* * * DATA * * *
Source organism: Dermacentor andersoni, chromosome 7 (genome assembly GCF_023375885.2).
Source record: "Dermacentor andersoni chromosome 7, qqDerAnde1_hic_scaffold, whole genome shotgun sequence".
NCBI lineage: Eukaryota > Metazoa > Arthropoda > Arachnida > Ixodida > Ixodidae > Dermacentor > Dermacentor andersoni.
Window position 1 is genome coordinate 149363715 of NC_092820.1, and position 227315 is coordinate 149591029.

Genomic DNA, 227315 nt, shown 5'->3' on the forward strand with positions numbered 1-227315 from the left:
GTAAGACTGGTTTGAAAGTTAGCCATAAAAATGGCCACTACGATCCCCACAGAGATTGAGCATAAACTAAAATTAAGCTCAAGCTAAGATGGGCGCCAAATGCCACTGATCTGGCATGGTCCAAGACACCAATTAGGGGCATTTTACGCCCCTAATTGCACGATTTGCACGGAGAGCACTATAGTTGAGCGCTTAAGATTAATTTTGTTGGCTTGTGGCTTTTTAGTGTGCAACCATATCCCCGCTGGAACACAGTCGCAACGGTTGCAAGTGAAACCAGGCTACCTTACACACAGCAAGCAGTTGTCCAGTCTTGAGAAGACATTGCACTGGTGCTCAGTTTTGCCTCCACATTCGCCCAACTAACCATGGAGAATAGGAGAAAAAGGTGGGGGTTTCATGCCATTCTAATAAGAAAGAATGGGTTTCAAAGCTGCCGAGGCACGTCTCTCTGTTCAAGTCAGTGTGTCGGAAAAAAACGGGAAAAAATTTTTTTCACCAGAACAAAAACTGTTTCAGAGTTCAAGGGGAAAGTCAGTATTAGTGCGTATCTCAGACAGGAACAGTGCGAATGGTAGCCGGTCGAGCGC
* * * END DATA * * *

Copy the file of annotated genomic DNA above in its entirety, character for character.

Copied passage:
Source organism: Dermacentor andersoni, chromosome 7 (genome assembly GCF_023375885.2).
Source record: "Dermacentor andersoni chromosome 7, qqDerAnde1_hic_scaffold, whole genome shotgun sequence".
NCBI lineage: Eukaryota > Metazoa > Arthropoda > Arachnida > Ixodida > Ixodidae > Dermacentor > Dermacentor andersoni.
Window position 1 is genome coordinate 149363715 of NC_092820.1, and position 227315 is coordinate 149591029.

Genomic DNA, 227315 nt, shown 5'->3' on the forward strand with positions numbered 1-227315 from the left:
GTAAGACTGGTTTGAAAGTTAGCCATAAAAATGGCCACTACGATCCCCACAGAGATTGAGCATAAACTAAAATTAAGCTCAAGCTAAGATGGGCGCCAAATGCCACTGATCTGGCATGGTCCAAGACACCAATTAGGGGCATTTTACGCCCCTAATTGCACGATTTGCACGGAGAGCACTATAGTTGAGCGCTTAAGATTAATTTTGTTGGCTTGTGGCTTTTTAGTGTGCAACCATATCCCCGCTGGAACACAGTCGCAACGGTTGCAAGTGAAACCAGGCTACCTTACACACAGCAAGCAGTTGTCCAGTCTTGAGAAGACATTGCACTGGTGCTCAGTTTTGCCTCCACATTCGCCCAACTAACCATGGAGAATAGGAGAAAAAGGTGGGGGTTTCATGCCATTCTAATAAGAAAGAATGGGTTTCAAAGCTGCCGAGGCACGTCTCTCTGTTCAAGTCAGTGTGTCGGAAAAAAACGGGAAAAAATTTTTTTCACCAGAACAAAAACTGTTTCAGAGTTCAAGGGGAAAGTCAGTATTAGTGCGTATCTCAGACAGGAACAGTGCGAATGGTAGCCGGTCGAGCGC